That Lockheed is No. 1 isn’t shocking, said Byron Callan, an analyst with Capital Alpha Partners. But he points out that the margin between Lockheed and everyone else continues to expand. As recently as 2011, the difference between No. 1 and No. 2 on the list were less than $10 billion in revenue; this year, it is about $24 billion.
Raytheon took the No. 2 spot, the first time since 2012 that ranking is occupied by someone besides Boeing, thanks in part to a 5 percent increase in defense revenues from 2016. The Massachusetts-based company brought in $23.5 billion in defense revenues, 93 percent of its overall revenue totals.
Both companies should continue to grow for several years at least, said Roman Schweizer, an analyst with Cowen, thanks in part to their respective munitions businesses. The U.S. and allies are in the early stages of a major refresh of munitions, to both fill out stocks depleted by operations in Iraq, Afghanistan and Syria, and to develop weaponry to combat near-peer competitors.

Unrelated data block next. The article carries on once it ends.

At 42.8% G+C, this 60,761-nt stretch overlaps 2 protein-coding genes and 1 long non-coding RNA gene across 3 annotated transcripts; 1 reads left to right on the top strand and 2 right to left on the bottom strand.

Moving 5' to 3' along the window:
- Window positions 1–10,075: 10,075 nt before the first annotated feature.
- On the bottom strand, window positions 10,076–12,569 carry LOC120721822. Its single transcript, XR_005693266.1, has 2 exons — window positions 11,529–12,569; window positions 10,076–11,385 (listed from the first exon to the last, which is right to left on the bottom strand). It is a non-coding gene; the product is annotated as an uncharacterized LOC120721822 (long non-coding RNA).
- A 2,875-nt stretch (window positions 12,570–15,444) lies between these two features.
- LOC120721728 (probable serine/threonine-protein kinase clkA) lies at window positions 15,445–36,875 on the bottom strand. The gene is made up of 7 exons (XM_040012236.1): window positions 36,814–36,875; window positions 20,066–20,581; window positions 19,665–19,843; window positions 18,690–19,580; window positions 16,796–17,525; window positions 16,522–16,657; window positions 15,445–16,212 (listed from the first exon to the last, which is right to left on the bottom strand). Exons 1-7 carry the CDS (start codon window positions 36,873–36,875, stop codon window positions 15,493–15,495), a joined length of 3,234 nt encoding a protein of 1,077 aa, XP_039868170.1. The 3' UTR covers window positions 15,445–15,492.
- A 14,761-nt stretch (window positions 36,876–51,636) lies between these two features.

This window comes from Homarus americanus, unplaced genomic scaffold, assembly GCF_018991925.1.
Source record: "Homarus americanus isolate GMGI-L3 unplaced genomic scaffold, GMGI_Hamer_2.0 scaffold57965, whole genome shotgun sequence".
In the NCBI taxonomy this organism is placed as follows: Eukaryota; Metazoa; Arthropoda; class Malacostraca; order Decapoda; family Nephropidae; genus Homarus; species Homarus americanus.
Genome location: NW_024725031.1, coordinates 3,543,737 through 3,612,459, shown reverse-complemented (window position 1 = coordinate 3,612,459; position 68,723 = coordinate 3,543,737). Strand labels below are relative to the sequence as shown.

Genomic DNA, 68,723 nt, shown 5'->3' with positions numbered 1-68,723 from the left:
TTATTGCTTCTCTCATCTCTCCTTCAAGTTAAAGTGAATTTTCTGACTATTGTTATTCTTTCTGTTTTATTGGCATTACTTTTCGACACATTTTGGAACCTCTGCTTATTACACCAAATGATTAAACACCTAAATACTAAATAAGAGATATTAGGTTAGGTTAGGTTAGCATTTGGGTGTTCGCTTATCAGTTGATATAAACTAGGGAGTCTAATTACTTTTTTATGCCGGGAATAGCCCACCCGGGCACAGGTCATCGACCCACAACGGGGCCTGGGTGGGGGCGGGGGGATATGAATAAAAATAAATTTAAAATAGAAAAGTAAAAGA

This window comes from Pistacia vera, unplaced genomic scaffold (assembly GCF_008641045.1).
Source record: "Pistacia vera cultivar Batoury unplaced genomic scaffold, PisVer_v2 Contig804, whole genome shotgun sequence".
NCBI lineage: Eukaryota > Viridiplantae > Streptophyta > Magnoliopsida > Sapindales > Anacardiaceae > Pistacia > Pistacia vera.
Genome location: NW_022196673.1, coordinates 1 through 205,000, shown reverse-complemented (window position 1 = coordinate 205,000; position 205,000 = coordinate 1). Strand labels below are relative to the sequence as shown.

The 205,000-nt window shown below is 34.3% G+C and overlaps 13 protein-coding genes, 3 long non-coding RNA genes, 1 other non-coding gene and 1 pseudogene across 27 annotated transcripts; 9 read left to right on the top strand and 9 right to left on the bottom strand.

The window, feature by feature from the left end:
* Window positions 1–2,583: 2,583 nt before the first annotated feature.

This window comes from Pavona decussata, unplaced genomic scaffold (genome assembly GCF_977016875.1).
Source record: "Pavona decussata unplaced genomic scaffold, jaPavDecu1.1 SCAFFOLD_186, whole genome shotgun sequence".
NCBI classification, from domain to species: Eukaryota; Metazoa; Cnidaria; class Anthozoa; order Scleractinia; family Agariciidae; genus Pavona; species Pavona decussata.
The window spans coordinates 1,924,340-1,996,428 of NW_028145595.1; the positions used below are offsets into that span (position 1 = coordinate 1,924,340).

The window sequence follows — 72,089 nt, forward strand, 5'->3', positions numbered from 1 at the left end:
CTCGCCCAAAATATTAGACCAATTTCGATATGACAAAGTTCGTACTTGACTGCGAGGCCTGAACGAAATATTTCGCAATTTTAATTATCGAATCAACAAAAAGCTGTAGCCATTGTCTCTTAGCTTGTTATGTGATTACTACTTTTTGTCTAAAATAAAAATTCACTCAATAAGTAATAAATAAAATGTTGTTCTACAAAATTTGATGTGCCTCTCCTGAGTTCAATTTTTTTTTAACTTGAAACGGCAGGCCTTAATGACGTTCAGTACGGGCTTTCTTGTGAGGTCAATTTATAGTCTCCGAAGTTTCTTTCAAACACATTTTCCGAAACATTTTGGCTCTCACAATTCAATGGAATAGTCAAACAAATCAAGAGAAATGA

He also noted that expensive missile defense outlays are expected to grow in the next few years, including a potential $15 billion deal with Saudi Arabia for the Terminal High Altitude Area Defense, which could boost both companies' bottom lines.
Lockheed and Raytheon are “outsized beneficiaries” of munitions spending, Schweizer said, adding that “you’ll have multiyear growth cycle in the munitions piece. And even some defense officials have said they expect strong munitions spending to go two or three more years.”
U.K. giant BAE Systems came in third, the seventh time in a row it has slotted into that position — but for the second year in a row, defense revenue declined, dropping 5 percent from $23.6 billion in 2016 to $22.4 billion in 2017.
Northrop Grumman jumped from fifth place on last year’s list to fourth on this year’s list, with a 7 percent increase in defense revenue, up to $21.7 billion.
Boeing slipped from the No. 2 spot to the No. 5 spot, with $20.5 billion in defense revenue representing just 22 percent of Boeing’s total $94 billion 2017 revenue. It’s a notable drop for Boeing, but a drop that comes with an important caveat.
In the last year, Boeing reorganized itself and moved both its commercial and defense sustainment offices into the Boeing Global Services business unit. As a result, Boeing no longer tracks the defense-related portion of the Global Services unit and could not report that funding as part of the Boeing Defense, Space and Security unit.